There are no easy answers in terms of fixing the academic integrity issue. Our best bet as educators is to lean into both trust and transparency. Trust without without transparency leads to naive optimism. This is what happens when a teacher says, “If this is an engaging lesson, I trust that students won’t cheat.” Unfortunately, some students will cheat. That’s a reality. Transparency without trust leads to a punitive form of surveillance. This is what happens when teachers focus on catching cheaters by using algorithms and programs. This is often leads to a disastrous loss of trust where students are accused of cheating and have to prove their innocence instead of having due process.

So, in the case of writing, a trust-based transparency might be to have students do all of their writing on a Google Document and color code text that was generated by AI. This creates an immediate visual showing how one uses generative AI in writing. The use of the time stamps adds an extra layer of transparency.  Here’s how it works:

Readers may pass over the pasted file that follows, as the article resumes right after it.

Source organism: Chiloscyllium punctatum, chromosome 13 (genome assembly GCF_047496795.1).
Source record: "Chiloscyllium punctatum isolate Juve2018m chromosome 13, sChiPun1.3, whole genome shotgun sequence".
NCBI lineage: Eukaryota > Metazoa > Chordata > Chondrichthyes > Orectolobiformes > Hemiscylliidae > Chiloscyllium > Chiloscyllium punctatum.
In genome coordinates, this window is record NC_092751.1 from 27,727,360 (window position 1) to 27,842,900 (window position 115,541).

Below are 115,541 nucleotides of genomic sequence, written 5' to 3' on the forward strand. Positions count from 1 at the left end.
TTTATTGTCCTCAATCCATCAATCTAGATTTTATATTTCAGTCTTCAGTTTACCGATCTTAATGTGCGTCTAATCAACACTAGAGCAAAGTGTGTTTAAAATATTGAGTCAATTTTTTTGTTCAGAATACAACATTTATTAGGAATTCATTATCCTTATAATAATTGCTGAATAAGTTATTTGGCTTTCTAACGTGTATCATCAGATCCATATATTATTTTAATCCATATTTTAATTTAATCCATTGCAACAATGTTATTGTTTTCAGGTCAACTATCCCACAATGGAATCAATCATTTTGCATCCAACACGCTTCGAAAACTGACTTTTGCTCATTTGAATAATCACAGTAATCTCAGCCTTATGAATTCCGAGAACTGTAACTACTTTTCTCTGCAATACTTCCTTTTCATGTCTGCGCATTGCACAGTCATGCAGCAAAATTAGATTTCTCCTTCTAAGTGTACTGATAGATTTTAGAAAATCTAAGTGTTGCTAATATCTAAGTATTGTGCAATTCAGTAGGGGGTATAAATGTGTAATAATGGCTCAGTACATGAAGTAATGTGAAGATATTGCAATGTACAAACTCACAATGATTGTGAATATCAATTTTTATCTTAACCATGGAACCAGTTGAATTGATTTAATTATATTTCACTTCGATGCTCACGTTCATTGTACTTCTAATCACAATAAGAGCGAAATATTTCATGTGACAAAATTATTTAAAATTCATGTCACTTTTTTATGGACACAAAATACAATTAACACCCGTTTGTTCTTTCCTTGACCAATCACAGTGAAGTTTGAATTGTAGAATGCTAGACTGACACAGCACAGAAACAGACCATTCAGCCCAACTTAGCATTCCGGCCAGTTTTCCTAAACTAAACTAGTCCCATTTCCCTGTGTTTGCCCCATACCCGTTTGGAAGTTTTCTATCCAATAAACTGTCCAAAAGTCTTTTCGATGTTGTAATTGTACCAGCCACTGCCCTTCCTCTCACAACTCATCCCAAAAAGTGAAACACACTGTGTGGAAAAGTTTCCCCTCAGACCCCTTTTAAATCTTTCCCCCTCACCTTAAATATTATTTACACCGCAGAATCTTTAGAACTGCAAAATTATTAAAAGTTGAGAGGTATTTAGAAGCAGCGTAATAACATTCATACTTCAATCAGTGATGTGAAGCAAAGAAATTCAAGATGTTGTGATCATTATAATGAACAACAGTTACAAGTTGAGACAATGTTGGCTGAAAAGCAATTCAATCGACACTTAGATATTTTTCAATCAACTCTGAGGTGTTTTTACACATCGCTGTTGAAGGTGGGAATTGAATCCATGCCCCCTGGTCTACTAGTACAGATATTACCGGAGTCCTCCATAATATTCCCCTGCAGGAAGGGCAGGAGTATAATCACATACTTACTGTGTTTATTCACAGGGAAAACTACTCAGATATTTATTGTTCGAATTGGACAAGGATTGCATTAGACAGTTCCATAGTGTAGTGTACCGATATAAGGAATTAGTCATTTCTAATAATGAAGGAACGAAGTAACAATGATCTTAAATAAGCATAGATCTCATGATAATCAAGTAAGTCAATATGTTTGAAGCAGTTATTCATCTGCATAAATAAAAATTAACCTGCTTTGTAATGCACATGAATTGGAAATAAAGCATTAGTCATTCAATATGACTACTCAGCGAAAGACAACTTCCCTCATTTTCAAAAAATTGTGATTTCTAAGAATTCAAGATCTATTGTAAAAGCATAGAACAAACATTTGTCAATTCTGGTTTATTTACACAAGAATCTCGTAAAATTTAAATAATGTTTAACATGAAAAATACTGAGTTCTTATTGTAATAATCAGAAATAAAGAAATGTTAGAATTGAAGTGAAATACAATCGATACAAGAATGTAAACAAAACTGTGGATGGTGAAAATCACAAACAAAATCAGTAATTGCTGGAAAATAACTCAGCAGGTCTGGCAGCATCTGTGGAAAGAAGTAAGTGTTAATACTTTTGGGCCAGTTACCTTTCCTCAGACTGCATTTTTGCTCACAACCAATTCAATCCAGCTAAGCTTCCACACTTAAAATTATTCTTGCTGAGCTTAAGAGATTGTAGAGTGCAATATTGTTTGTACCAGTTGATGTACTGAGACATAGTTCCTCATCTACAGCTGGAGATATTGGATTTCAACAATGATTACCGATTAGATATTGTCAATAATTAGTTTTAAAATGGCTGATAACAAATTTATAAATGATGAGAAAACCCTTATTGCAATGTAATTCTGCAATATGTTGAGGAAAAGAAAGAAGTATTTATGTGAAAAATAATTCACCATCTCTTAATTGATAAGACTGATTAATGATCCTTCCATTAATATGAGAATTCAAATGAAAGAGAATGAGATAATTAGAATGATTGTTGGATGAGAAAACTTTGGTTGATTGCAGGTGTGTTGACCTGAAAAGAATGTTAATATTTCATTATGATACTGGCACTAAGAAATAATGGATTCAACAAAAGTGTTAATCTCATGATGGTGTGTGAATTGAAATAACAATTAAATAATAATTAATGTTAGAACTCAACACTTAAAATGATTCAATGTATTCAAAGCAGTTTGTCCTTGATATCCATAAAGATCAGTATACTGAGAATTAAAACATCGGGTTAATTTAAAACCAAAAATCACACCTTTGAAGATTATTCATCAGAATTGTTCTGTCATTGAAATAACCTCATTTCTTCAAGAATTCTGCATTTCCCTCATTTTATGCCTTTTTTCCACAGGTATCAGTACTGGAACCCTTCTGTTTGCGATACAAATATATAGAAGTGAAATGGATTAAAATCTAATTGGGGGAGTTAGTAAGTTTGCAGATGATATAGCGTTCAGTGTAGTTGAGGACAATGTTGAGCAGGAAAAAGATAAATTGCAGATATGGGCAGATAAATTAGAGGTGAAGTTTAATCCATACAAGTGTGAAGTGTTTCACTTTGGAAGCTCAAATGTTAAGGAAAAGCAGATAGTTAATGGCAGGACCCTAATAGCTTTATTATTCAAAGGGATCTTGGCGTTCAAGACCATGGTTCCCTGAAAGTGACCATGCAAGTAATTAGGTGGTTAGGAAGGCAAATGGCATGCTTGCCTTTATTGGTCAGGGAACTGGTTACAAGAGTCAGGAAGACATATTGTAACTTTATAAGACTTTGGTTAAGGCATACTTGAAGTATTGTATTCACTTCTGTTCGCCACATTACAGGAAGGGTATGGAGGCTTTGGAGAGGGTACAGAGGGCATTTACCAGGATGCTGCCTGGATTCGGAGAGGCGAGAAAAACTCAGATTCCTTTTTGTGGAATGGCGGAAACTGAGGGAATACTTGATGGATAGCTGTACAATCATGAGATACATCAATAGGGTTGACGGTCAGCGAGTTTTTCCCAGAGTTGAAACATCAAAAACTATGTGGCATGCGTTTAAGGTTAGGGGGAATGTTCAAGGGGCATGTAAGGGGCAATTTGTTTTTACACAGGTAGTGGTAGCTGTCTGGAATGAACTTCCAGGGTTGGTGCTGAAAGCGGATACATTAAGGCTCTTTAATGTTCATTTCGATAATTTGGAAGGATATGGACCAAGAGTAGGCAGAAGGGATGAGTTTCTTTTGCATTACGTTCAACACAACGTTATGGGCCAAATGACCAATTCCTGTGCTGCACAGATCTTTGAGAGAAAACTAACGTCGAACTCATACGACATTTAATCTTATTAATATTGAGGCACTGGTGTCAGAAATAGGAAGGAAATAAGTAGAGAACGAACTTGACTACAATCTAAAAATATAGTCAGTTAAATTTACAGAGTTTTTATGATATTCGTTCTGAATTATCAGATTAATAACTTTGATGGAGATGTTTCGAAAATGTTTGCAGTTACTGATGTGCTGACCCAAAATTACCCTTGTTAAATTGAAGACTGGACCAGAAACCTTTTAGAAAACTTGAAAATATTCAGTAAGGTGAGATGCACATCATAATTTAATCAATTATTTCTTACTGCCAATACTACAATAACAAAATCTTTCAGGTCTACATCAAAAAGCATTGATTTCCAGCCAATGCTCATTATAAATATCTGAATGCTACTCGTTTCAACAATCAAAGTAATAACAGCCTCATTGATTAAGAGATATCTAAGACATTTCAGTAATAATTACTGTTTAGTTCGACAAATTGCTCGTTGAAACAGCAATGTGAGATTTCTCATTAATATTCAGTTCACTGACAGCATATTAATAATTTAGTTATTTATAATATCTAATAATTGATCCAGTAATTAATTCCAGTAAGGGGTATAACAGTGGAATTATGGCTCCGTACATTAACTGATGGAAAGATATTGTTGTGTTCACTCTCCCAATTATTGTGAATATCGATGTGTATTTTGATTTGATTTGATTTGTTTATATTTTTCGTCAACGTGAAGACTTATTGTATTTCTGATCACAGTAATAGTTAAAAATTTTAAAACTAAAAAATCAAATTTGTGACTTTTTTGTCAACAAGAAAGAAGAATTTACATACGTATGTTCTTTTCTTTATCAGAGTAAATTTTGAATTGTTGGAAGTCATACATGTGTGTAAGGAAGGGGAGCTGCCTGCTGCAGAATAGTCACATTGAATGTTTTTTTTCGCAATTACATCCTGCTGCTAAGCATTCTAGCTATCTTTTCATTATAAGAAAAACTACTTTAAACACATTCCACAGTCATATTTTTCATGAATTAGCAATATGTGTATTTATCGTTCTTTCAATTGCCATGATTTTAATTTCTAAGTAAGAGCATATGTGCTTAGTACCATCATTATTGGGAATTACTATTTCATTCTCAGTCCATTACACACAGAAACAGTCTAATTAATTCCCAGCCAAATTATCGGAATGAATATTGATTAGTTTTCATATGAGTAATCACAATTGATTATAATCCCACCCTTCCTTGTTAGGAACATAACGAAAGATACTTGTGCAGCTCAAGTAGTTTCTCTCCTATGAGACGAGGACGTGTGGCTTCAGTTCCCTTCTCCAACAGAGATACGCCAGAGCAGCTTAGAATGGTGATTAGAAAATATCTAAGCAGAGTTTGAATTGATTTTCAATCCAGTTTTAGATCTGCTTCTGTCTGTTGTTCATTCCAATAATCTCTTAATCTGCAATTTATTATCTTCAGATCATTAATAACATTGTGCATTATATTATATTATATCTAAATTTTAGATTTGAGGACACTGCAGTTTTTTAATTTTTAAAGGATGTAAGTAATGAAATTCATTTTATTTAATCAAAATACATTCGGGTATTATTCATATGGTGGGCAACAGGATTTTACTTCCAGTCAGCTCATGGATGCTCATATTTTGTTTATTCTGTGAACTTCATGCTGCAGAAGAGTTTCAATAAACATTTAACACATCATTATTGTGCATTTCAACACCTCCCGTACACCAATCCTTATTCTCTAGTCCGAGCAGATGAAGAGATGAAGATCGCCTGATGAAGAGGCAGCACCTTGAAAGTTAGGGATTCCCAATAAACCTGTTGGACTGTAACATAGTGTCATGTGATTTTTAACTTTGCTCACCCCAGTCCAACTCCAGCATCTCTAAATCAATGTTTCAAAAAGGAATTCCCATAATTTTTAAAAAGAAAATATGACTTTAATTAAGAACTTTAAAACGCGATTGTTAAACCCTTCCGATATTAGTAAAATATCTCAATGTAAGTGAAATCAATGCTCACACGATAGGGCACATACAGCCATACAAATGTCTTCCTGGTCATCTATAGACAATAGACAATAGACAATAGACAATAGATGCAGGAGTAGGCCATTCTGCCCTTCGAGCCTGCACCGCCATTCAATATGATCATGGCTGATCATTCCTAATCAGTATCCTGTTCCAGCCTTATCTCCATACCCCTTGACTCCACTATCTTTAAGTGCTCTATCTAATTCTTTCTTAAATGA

• Blue: AI-generated text
  • Green: AI Generated but Revised by Human
  • Pink: Human Generated but Edited by AI (think Grammarly or Spell Check)
  • Black: Human Generated (with no modifications)

As a professor, I can look at an assignment and see, in a clearly visual way, the interplay between AI and human. I can see the way an AI-generated idea sparked an entirely new line of thinking that then led to something fully human. I can also see how students created significant modifications in their work.

 

Sparking a Dialogue About Academic Integrity

Ultimately, students will need to demonstrate academic integrity based on a well-developed set of ethics. We can provide tight policies and guidelines but we also need students to internalize an ethical standard around AI and academic integrity as well. One way we can do this is through setting up Socratic Dialogues about AI and academic integrity. If you’re not familiar with the Socratic process, here’s a quick refresher:




You might anchor it on a text about an academic cheating scandal or a recent article about AI and the challenge of cheating. They might read a fiction text on the subject, such as “The Great Automatic Grammatizator” by Roald Dahl. In this short story, an author chooses the AI, not for the money, but because the machine created something better and faster in her own style. This could be a great jumping off place for a conversation about academic integrity, automation, and the need for human authenticity.